Continuing our celebration of Black History Month, today we focus on British rapper, journalist, author, activist and poet, Akala.
Kingslee James McLean Daley, aka Akala, was born in Crawley, West Sussex, in 1983 to a Scottish mother and Jamaican father. He grew up with his mother “in the cliched, single-parent working-class family,” in Kentish Town, north London. He remembers the day he realised that his mum was white, and was embarrassed by her whiteness, and that she could “never really ‘get it’” when it came to racism. Daley’s older sister is rapper/vocalist Ms. Dynamite.
However Daley has said “culturally, I had a really rich upbringing growing up in the Hackney Empire”, a theatre where his stepdad was a stage manager and he often visited before his teens. He also attended pan-African Saturday school. “I benefited massively from a specifically black community-led self-education tradition that we don’t talk about very much because it doesn’t fit with the image [of black families],” he says.
When accepting honorary degrees he has said he “would like to thank the entire Caribbean pan-African community that helped me through school and encouraged an intellectual curiosity and self-development from a very young age.”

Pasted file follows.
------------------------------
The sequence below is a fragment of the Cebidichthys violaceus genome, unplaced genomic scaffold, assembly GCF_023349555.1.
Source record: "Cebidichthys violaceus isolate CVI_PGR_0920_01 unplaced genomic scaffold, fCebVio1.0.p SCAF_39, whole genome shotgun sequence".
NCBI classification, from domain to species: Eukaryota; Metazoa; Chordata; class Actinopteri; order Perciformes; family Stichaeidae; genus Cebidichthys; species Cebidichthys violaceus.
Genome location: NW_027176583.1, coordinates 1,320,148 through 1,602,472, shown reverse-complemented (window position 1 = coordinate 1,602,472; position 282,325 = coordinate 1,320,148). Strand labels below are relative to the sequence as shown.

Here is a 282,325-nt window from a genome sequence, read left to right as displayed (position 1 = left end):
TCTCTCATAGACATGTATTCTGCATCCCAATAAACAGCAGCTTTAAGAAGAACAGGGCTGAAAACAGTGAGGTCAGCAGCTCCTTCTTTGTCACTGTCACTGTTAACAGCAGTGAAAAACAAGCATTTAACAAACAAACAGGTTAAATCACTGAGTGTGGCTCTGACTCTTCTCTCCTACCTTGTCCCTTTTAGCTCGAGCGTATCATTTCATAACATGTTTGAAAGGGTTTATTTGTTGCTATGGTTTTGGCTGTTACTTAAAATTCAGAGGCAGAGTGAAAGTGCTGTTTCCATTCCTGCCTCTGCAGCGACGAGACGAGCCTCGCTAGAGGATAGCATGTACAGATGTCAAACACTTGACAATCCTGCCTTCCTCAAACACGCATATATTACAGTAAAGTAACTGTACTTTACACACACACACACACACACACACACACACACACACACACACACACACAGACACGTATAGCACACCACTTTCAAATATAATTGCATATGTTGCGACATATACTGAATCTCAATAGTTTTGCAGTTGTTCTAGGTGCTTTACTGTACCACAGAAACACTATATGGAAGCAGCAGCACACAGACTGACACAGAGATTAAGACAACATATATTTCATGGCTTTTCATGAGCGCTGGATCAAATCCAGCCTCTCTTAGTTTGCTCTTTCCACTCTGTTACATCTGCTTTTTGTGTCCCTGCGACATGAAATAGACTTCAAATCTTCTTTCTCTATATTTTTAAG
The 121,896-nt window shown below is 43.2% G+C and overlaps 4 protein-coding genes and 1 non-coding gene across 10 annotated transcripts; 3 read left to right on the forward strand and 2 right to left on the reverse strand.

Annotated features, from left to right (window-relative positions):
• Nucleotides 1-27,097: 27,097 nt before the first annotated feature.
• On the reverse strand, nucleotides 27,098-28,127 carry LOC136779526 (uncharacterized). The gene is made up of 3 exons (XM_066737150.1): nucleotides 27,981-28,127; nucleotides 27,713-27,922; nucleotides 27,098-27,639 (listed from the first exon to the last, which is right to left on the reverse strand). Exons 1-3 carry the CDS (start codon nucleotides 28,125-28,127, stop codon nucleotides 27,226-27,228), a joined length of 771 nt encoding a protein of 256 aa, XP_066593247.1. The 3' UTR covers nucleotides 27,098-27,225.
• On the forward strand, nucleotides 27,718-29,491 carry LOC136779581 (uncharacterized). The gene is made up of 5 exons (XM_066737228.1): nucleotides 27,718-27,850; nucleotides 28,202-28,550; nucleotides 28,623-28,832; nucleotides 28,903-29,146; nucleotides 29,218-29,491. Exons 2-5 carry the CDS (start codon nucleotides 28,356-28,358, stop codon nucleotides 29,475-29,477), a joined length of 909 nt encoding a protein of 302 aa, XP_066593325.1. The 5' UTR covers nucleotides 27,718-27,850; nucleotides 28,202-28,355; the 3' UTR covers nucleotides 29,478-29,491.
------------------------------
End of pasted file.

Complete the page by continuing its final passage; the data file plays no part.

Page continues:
In 2006, he was voted the Best Hip Hop Act at the MOBO Awards and has been included on the annual Powerlist of the 100 most influential Black British people in the UK. Daley got his stage name from Acala, a Buddhist term for “immovable”, and started releasing music in 2003 from his own independent music label, Illa State Records.
Akala’s first book Natives: Race and Class in the Ruins of Empire, can be seen as a comprehensive extension of his Fire in the Booth performances, exploring uncomfortable and hard-hitting truths about the toxic relationship between race and class in Britain. The rapper, journalist, author, activist, and poet deconstructs the myth of meritocracy in Natives, through a narrative that is part-biographical, part-polemic.
His poem, A Tale Of Two Puppets, is shown below: